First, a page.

“(1)If any agent corruptly accepts or obtains, or agrees to accept or attempts to obtain, from any person, for himself or for any other person, any gift or consideration as an inducement or reward for doing or forbearing to do, or for having after the passing of this Act done or forborne to do, any act in relation to his principal’s affairs or business, or for showing to forbearing to show favour or disfavour to any person in relation to his principal’s affairs or business; or
If any person corruptly gives or agrees to give or offers any gift or consideration to any agent as an inducement or reward for doing or forbearing to do, or for having after the passing of this Act done or forborne to do, any act in relation to his principal’s affairs or business, or for showing or forbearing to show favour or disfavour to any person in relation to his principal’s affairs or business; or
If any person knowingly gives to any agent, or if any agent knowingly uses with intent to deceive his principal, any receipt, account, or other document in respect of which the principal is interested, and which contains any statement which is false or erroneous or defective in any material particular, and which to his knowledge is intended to mislead the principal;
he shall be guilty of a misdemeanour, and shall be liable—
(a)on summary conviction, to imprisonment for a term not exceeding 6 months or to a fine not exceeding the statutory maximum, or to both; and
(b)on conviction on indictment, to imprisonment for a term not exceeding 7 years or to a fine, or to both.”
366.Sections 1(2) and (3) define “consideration” as including “valuable consideration of any kind”; “agent” as including “any person employed by or acting for another person” and as a “person serving under the Crown or under any corporation or any municipal, borough, county, or district council, or any board of guardians”; and “principal” as including “an employer”. The other sections deal with the level of prosecution of the offences.
367.Section 2 of the Prevention of Corruption Act 1916 concerns the presumption of corruption in certain cases. It states:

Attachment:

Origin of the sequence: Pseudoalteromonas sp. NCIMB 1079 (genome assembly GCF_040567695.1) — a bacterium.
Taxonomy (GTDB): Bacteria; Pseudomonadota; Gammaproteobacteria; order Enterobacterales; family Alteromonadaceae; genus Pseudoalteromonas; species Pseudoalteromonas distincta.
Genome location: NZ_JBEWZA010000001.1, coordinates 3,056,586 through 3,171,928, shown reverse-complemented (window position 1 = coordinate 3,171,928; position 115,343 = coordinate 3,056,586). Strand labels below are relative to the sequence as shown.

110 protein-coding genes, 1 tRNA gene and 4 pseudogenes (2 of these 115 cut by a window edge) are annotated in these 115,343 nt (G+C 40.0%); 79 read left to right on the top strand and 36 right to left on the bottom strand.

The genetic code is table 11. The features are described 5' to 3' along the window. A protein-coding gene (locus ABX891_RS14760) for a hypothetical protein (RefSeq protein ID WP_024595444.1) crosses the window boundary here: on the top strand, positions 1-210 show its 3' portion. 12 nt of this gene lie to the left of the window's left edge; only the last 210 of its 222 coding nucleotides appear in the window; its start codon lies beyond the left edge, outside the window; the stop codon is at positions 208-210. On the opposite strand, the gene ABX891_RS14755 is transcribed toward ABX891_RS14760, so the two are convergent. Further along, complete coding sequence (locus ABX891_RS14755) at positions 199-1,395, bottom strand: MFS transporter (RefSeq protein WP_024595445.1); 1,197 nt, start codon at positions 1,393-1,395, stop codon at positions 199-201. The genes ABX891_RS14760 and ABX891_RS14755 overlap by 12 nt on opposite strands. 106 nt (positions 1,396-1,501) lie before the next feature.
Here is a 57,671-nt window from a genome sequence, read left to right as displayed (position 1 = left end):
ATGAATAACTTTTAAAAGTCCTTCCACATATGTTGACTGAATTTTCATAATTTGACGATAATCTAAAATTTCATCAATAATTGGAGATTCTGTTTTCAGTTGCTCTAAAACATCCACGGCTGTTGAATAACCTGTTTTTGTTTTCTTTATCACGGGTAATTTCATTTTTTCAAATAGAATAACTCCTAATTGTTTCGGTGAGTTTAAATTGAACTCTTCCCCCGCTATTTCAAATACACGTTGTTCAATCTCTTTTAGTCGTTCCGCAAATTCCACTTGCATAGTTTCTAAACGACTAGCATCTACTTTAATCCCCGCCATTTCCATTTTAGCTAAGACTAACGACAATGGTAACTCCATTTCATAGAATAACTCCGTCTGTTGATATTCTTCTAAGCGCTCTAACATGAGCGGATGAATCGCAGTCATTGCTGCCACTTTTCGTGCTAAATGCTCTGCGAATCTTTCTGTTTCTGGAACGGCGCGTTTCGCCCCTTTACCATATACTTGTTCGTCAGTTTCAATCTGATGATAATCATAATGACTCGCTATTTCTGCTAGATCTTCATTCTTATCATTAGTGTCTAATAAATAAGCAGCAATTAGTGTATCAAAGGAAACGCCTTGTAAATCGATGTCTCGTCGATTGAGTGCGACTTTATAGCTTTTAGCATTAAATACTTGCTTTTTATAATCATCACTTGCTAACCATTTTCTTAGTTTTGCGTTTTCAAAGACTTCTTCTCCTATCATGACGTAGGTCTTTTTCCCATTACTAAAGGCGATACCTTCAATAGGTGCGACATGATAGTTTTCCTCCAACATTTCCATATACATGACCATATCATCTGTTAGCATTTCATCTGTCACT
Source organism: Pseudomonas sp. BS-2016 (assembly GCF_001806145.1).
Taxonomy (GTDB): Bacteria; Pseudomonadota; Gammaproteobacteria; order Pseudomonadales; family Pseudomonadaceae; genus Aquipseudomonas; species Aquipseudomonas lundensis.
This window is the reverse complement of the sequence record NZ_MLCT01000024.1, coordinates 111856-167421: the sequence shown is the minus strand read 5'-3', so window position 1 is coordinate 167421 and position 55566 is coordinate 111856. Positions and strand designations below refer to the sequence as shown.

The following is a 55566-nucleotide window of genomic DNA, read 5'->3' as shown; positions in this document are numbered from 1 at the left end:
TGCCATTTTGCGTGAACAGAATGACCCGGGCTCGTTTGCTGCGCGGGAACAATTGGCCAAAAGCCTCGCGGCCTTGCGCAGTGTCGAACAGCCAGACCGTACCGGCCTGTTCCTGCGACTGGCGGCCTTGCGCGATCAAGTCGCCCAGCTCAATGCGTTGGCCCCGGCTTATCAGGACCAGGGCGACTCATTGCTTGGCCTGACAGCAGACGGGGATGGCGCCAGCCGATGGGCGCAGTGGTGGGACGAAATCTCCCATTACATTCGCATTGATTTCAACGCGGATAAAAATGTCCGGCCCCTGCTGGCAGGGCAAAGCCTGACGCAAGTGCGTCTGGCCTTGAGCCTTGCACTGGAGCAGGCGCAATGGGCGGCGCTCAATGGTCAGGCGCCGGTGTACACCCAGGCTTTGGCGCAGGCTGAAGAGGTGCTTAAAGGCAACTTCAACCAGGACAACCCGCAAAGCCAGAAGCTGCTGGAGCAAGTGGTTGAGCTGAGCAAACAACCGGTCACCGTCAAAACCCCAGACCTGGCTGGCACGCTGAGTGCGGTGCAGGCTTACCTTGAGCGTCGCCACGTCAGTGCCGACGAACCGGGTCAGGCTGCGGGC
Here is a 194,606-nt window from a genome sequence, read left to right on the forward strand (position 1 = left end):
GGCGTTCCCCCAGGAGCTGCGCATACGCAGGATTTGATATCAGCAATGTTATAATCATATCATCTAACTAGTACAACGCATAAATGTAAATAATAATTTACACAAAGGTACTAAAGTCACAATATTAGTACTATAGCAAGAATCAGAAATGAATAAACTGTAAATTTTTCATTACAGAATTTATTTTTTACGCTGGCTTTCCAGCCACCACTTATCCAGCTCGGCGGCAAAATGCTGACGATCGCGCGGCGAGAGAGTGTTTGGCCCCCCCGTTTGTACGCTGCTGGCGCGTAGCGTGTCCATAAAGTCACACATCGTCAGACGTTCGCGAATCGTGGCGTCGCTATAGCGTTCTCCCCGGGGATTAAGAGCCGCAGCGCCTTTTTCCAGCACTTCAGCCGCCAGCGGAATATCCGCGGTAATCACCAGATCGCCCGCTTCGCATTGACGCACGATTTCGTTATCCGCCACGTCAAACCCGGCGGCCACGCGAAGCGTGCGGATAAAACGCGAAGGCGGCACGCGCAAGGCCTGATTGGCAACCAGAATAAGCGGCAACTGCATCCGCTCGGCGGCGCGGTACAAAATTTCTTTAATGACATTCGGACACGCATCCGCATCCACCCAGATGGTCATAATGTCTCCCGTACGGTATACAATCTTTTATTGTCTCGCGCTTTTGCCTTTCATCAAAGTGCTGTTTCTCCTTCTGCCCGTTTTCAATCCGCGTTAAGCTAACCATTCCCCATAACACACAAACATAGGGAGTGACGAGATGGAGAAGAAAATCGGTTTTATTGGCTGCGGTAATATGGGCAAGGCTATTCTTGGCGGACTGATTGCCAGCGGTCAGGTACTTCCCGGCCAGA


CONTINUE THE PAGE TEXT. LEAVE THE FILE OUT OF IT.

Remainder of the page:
“Where in any proceedings against a person for an offence under the Prevention of Corruption Act, 1906, or the Public Bodies Corrupt Practices Act, 1889, it is proved that any money, gift, or other consideration has been paid or given to or received by a person in the employment of His Majesty or any Government Department or a public body by or from a person, or agent of a person, holding or seeking to obtain a contract from His Majesty or any Government Department or public body, the money, gift, or consideration shall be deemed to have been paid or given and received corruptly as such inducement or reward as is mentioned in such Act unless the contrary is proved.”.
368.Section 4(2) and (3) defines “public body” as it was designated in the 1889 Act and includes “local and public authorities of all descriptions”; the expressions “agent” and “consideration” are defines by reference to the definition for those terms in the 1906 Act.
369.Section 68(1) ensures that both the common law offence of bribery, and existing corruption legislation, extend to persons holding public office outside the UK, that is, foreign officers or a foreign public body. Section 68(2) provides that amendments made by section 108(2) to (4) of the Anti-terrorism, Crime and Security Act 2001 to the Prevention of Corruption Act 1906, the Public Bodies Corrupt Practices Act 1889 and the Prevention of Corruption Act 1916 are to have effect in Scotland.